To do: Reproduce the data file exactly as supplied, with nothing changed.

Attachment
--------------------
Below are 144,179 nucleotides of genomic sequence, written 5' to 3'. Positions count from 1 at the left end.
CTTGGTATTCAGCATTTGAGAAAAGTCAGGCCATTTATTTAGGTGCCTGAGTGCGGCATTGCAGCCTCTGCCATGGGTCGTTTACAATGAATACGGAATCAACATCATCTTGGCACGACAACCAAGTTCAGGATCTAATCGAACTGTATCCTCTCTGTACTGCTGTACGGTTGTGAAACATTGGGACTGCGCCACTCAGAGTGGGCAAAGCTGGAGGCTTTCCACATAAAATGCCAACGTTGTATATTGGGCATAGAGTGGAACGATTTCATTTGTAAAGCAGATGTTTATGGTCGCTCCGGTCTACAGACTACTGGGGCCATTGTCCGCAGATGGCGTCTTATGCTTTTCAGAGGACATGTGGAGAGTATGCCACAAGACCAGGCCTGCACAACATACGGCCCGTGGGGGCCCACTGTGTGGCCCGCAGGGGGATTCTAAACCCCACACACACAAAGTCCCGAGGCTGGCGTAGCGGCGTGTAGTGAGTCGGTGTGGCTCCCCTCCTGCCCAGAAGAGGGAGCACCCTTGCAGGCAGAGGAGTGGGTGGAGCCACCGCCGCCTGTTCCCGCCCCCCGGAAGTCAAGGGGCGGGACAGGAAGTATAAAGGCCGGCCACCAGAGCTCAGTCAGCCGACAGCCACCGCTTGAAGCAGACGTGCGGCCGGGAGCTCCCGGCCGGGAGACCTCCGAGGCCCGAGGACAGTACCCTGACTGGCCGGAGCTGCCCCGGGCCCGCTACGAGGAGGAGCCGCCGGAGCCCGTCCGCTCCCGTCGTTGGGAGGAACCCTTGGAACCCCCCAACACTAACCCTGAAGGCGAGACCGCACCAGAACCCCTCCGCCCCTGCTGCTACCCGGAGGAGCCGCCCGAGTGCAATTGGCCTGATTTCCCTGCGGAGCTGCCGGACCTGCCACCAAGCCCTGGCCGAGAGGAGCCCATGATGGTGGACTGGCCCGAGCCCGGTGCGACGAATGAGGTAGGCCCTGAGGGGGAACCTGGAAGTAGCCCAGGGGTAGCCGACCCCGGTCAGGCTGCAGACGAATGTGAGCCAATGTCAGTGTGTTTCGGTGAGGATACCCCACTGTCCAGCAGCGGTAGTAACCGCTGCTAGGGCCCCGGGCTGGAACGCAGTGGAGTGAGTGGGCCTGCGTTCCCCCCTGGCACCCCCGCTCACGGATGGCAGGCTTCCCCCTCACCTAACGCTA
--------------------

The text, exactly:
Below are 144,179 nucleotides of genomic sequence, written 5' to 3'. Positions count from 1 at the left end.
CTTGGTATTCAGCATTTGAGAAAAGTCAGGCCATTTATTTAGGTGCCTGAGTGCGGCATTGCAGCCTCTGCCATGGGTCGTTTACAATGAATACGGAATCAACATCATCTTGGCACGACAACCAAGTTCAGGATCTAATCGAACTGTATCCTCTCTGTACTGCTGTACGGTTGTGAAACATTGGGACTGCGCCACTCAGAGTGGGCAAAGCTGGAGGCTTTCCACATAAAATGCCAACGTTGTATATTGGGCATAGAGTGGAACGATTTCATTTGTAAAGCAGATGTTTATGGTCGCTCCGGTCTACAGACTACTGGGGCCATTGTCCGCAGATGGCGTCTTATGCTTTTCAGAGGACATGTGGAGAGTATGCCACAAGACCAGGCCTGCACAACATACGGCCCGTGGGGGCCCACTGTGTGGCCCGCAGGGGGATTCTAAACCCCACACACACAAAGTCCCGAGGCTGGCGTAGCGGCGTGTAGTGAGTCGGTGTGGCTCCCCTCCTGCCCAGAAGAGGGAGCACCCTTGCAGGCAGAGGAGTGGGTGGAGCCACCGCCGCCTGTTCCCGCCCCCCGGAAGTCAAGGGGCGGGACAGGAAGTATAAAGGCCGGCCACCAGAGCTCAGTCAGCCGACAGCCACCGCTTGAAGCAGACGTGCGGCCGGGAGCTCCCGGCCGGGAGACCTCCGAGGCCCGAGGACAGTACCCTGACTGGCCGGAGCTGCCCCGGGCCCGCTACGAGGAGGAGCCGCCGGAGCCCGTCCGCTCCCGTCGTTGGGAGGAACCCTTGGAACCCCCCAACACTAACCCTGAAGGCGAGACCGCACCAGAACCCCTCCGCCCCTGCTGCTACCCGGAGGAGCCGCCCGAGTGCAATTGGCCTGATTTCCCTGCGGAGCTGCCGGACCTGCCACCAAGCCCTGGCCGAGAGGAGCCCATGATGGTGGACTGGCCCGAGCCCGGTGCGACGAATGAGGTAGGCCCTGAGGGGGAACCTGGAAGTAGCCCAGGGGTAGCCGACCCCGGTCAGGCTGCAGACGAATGTGAGCCAATGTCAGTGTGTTTCGGTGAGGATACCCCACTGTCCAGCAGCGGTAGTAACCGCTGCTAGGGCCCCGGGCTGGAACGCAGTGGAGTGAGTGGGCCTGCGTTCCCCCCTGGCACCCCCGCTCACGGATGGCAGGCTTCCCCCTCACCTAACGCTA